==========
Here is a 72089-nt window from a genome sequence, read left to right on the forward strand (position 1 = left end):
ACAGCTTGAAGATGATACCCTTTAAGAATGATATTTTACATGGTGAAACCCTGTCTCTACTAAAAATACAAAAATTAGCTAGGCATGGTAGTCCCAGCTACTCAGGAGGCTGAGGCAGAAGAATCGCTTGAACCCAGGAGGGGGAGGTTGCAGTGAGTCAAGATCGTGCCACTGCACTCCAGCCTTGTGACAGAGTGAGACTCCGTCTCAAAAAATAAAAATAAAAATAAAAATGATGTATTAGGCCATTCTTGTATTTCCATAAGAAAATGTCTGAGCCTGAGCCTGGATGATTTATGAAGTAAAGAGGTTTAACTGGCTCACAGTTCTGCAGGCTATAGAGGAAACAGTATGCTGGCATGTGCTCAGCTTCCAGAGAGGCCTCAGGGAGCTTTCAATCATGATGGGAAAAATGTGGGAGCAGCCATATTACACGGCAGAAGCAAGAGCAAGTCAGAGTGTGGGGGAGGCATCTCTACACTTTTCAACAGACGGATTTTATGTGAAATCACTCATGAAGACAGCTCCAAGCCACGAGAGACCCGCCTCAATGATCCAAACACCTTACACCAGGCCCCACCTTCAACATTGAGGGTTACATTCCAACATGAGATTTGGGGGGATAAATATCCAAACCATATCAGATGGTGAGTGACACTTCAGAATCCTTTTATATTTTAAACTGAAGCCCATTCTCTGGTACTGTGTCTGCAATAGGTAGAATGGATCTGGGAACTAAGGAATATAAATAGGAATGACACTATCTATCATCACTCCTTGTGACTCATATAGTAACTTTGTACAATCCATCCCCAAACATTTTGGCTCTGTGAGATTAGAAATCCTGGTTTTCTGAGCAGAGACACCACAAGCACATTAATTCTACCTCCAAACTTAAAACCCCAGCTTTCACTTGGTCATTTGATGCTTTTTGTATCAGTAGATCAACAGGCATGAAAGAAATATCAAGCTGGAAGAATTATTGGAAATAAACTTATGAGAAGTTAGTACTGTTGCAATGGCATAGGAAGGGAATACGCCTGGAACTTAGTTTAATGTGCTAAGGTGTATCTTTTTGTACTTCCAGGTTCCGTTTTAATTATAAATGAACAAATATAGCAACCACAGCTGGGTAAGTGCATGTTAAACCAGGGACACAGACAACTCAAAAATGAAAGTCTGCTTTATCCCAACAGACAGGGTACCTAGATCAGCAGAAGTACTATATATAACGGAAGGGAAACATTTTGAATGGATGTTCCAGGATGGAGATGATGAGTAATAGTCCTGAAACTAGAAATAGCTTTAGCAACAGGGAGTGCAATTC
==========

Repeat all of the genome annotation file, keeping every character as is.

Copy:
Here is a 72089-nt window from a genome sequence, read left to right on the forward strand (position 1 = left end):
ACAGCTTGAAGATGATACCCTTTAAGAATGATATTTTACATGGTGAAACCCTGTCTCTACTAAAAATACAAAAATTAGCTAGGCATGGTAGTCCCAGCTACTCAGGAGGCTGAGGCAGAAGAATCGCTTGAACCCAGGAGGGGGAGGTTGCAGTGAGTCAAGATCGTGCCACTGCACTCCAGCCTTGTGACAGAGTGAGACTCCGTCTCAAAAAATAAAAATAAAAATAAAAATGATGTATTAGGCCATTCTTGTATTTCCATAAGAAAATGTCTGAGCCTGAGCCTGGATGATTTATGAAGTAAAGAGGTTTAACTGGCTCACAGTTCTGCAGGCTATAGAGGAAACAGTATGCTGGCATGTGCTCAGCTTCCAGAGAGGCCTCAGGGAGCTTTCAATCATGATGGGAAAAATGTGGGAGCAGCCATATTACACGGCAGAAGCAAGAGCAAGTCAGAGTGTGGGGGAGGCATCTCTACACTTTTCAACAGACGGATTTTATGTGAAATCACTCATGAAGACAGCTCCAAGCCACGAGAGACCCGCCTCAATGATCCAAACACCTTACACCAGGCCCCACCTTCAACATTGAGGGTTACATTCCAACATGAGATTTGGGGGGATAAATATCCAAACCATATCAGATGGTGAGTGACACTTCAGAATCCTTTTATATTTTAAACTGAAGCCCATTCTCTGGTACTGTGTCTGCAATAGGTAGAATGGATCTGGGAACTAAGGAATATAAATAGGAATGACACTATCTATCATCACTCCTTGTGACTCATATAGTAACTTTGTACAATCCATCCCCAAACATTTTGGCTCTGTGAGATTAGAAATCCTGGTTTTCTGAGCAGAGACACCACAAGCACATTAATTCTACCTCCAAACTTAAAACCCCAGCTTTCACTTGGTCATTTGATGCTTTTTGTATCAGTAGATCAACAGGCATGAAAGAAATATCAAGCTGGAAGAATTATTGGAAATAAACTTATGAGAAGTTAGTACTGTTGCAATGGCATAGGAAGGGAATACGCCTGGAACTTAGTTTAATGTGCTAAGGTGTATCTTTTTGTACTTCCAGGTTCCGTTTTAATTATAAATGAACAAATATAGCAACCACAGCTGGGTAAGTGCATGTTAAACCAGGGACACAGACAACTCAAAAATGAAAGTCTGCTTTATCCCAACAGACAGGGTACCTAGATCAGCAGAAGTACTATATATAACGGAAGGGAAACATTTTGAATGGATGTTCCAGGATGGAGATGATGAGTAATAGTCCTGAAACTAGAAATAGCTTTAGCAACAGGGAGTGCAATTC